America needs new regulations on air travel

Travel in China is a much better experience than in the United States, which has a lot to learn in regard to the way passengers are treated. June 15, 2020
By Mitchell Blatt

A plane approaches to land at Ronald Reagan Washington National Airport in Washington D.C., the United States, on March 10, 2020. [Photo/Xinhua]

At the height of America's ongoing struggle with COVID-19, flights on nearly 10,000 domestic air routes were canceled. In addition, many travelers rationally chose to cancel flights purchased before the outbreak had gotten serious.

For those who canceled their flights of their own volition, there was no refund. Although most airlines did change their policies to give credits for future flights, they were not required by any national regulations to do so. The flight credits, moreover, are cumbersome and force travelers to use only one airline.

Now, a group of senators, including Democrats Kamala Harris and Sen. Elizabeth Warren, both reportedly being considered by Joe Biden for the vice presidential nomination on his ticket , has sponsored a bill to change that. 

The "Cash Refunds for Coronavirus Cancellations Act of 2020" would force airlines to give straight cash refunds.

Something does need to be done about the terribly lackluster service being offered by American civil airlines, although I don't know if this bill is the right one, because the severity of the outbreak in America – where over 20,000 new people continue to test positive on a daily basis – is already well known to anyone purchasing airline tickets.

Nevertheless, this bill does make me think about how troublesome travel is in America compared to other countries, including China.

Chinese airlines typically provide better service than their American counterparts in almost every aspect. From greeting passengers with a smile and a copy of the latest newspapers to full-fledged in-flight service and providing meals, they go beyond what Americans have come to expect but don't necessarily get.

In terms of compensation for cancellations and delays, China has both consumer protection regulations as well as suitable policies implemented by each individual airline. Airlines will provide meals and accommodation free of charge if a flight is canceled due to their own fault, such as maintenance or crew problems. 

According to the Civil Aviation Administration of China, if a flight is canceled due to bad weather, the airline should "assist in arranging meals and accommodation at passenger expense." Some airlines will even offer compensation for flights delayed by three hours or more.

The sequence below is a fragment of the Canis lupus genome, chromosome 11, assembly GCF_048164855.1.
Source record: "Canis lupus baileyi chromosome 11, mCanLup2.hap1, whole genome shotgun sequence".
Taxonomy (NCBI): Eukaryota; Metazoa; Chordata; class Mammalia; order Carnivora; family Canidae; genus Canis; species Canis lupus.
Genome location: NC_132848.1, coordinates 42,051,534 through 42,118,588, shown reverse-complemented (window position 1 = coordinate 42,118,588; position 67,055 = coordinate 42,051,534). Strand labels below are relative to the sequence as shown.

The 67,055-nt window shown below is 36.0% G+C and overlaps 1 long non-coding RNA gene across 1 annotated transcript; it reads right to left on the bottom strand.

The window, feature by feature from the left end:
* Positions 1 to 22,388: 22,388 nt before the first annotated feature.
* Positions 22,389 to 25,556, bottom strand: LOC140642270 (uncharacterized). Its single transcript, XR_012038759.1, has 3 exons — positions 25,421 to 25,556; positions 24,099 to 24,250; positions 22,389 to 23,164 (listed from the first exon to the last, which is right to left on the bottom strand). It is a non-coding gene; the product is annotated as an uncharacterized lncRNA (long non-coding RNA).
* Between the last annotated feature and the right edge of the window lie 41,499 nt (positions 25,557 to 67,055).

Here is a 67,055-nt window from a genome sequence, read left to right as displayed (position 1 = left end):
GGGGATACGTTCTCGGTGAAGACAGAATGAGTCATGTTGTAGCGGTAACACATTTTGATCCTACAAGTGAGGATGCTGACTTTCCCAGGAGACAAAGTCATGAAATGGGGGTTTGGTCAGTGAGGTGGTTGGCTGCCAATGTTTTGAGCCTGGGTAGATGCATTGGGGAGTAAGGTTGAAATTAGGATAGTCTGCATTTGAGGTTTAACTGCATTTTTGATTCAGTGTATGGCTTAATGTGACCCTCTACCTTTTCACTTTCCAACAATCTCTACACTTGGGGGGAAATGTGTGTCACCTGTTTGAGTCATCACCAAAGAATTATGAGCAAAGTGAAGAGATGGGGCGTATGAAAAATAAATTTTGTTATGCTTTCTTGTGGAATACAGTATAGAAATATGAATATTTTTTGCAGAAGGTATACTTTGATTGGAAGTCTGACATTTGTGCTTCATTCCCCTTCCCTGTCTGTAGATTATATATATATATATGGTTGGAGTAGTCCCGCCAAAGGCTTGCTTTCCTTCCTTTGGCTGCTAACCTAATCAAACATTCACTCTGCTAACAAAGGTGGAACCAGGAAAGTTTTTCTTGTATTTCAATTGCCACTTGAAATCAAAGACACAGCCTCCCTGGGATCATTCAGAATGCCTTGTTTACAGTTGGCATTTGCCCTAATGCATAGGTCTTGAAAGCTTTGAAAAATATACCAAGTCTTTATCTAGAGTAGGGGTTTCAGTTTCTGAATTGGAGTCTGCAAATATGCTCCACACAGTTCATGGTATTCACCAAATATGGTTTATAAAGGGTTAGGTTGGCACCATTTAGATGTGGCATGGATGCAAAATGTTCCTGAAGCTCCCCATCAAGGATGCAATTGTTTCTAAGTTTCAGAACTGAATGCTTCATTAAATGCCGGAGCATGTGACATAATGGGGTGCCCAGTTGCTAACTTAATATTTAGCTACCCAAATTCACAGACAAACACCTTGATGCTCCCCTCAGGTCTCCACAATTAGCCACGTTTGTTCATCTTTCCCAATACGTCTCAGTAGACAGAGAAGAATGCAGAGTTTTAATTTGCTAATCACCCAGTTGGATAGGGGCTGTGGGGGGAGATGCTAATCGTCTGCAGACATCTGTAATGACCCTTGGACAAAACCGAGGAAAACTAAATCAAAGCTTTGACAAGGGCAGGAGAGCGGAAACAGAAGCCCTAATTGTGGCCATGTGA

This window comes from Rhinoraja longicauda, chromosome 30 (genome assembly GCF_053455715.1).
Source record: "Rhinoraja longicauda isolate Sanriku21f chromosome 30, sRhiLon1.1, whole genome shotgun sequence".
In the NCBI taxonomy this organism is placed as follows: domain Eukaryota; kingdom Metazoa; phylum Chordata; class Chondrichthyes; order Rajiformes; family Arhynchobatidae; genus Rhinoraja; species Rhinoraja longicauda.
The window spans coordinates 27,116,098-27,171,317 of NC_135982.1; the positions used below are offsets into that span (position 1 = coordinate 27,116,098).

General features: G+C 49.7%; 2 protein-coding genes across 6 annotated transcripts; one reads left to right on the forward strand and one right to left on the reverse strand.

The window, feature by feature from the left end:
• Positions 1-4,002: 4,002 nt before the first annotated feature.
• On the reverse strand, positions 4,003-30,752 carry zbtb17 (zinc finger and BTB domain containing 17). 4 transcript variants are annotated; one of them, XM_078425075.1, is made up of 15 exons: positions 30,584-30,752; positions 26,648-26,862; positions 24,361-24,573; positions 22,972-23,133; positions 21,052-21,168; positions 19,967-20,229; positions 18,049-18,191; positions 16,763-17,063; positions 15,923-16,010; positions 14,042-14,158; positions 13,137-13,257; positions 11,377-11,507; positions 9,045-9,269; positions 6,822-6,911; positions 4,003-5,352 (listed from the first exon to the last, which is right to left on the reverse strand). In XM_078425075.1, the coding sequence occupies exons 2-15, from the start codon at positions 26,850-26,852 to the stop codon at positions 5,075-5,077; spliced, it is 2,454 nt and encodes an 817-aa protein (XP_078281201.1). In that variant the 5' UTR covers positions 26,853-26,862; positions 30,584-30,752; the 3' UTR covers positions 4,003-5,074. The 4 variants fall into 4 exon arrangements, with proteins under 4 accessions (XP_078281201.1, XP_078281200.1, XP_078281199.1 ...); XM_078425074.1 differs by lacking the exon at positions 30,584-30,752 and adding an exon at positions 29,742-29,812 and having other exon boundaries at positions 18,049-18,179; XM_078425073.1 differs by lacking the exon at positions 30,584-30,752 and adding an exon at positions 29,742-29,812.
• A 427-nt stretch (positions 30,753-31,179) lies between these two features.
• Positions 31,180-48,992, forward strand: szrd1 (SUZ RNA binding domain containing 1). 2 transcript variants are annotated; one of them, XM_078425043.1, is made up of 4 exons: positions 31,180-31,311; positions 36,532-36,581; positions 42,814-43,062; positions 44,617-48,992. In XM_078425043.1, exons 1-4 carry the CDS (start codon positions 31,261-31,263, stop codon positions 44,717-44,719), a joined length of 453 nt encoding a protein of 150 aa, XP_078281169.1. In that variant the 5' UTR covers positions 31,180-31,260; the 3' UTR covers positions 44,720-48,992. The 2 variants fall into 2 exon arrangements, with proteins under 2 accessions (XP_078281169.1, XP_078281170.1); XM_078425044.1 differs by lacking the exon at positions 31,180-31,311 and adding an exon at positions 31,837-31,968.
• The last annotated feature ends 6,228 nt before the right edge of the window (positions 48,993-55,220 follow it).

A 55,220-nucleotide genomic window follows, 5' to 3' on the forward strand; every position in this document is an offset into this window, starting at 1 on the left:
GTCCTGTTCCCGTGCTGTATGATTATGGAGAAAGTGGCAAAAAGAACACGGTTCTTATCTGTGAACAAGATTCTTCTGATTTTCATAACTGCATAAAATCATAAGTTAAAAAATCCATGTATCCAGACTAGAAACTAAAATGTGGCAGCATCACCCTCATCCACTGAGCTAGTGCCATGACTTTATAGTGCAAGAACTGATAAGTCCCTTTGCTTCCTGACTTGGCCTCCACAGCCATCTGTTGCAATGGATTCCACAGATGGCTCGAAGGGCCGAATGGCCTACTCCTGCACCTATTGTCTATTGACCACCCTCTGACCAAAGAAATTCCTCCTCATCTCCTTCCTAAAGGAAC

In my experience, airlines in China are quite responsive. When one of my flights on Air China was delayed by about four hours a few years ago, the gate agents offered boxed meals and cash compensation.

By contrast, trying to deal with airlines in the U.S. is like talking to a rock. They do not respond promptly, and they deny all requests. A few times, major airlines have even lied to me, blaming cancellations on "weather" when I found out later it was because of staffing issues.

My observations are backed up by international rankings of airlines. Looking at AirHelp's 2019 figures, China Southern Airlines scored 8.3/10 for service, and China Eastern 8.1, while the top-rated airline in the United States, American Airlines, scored 7.9.

Air travel is just the tip of the iceberg. With high quality rail services across the whole country, transportation in China has become much more convenient than in the United States.

In fact, I usually travel by train in China, as it's convenient and comfortable. Travelers save time, as checking in is easier. During this past Spring Festival travel rush, I noticed how quickly passengers entered the station with their relevant ticket information being on their phone or their ID cards; e-tickets went national for all high-speed trains in 2019. 

Journalist Wang Junwei wrote: "Electronic payment and e-tickets have profoundly changed people's lives since they have become increasingly popular for commuters taking a bus and/or metro in China. In this way, the advanced technology will help passengers save the time involved in using paper tickets, making travel more convenient and comfortable." 

The U.S. really could learn a lot from China in regard to travel convenience.

Mitchell Blatt is a columnist with For more information please visit:

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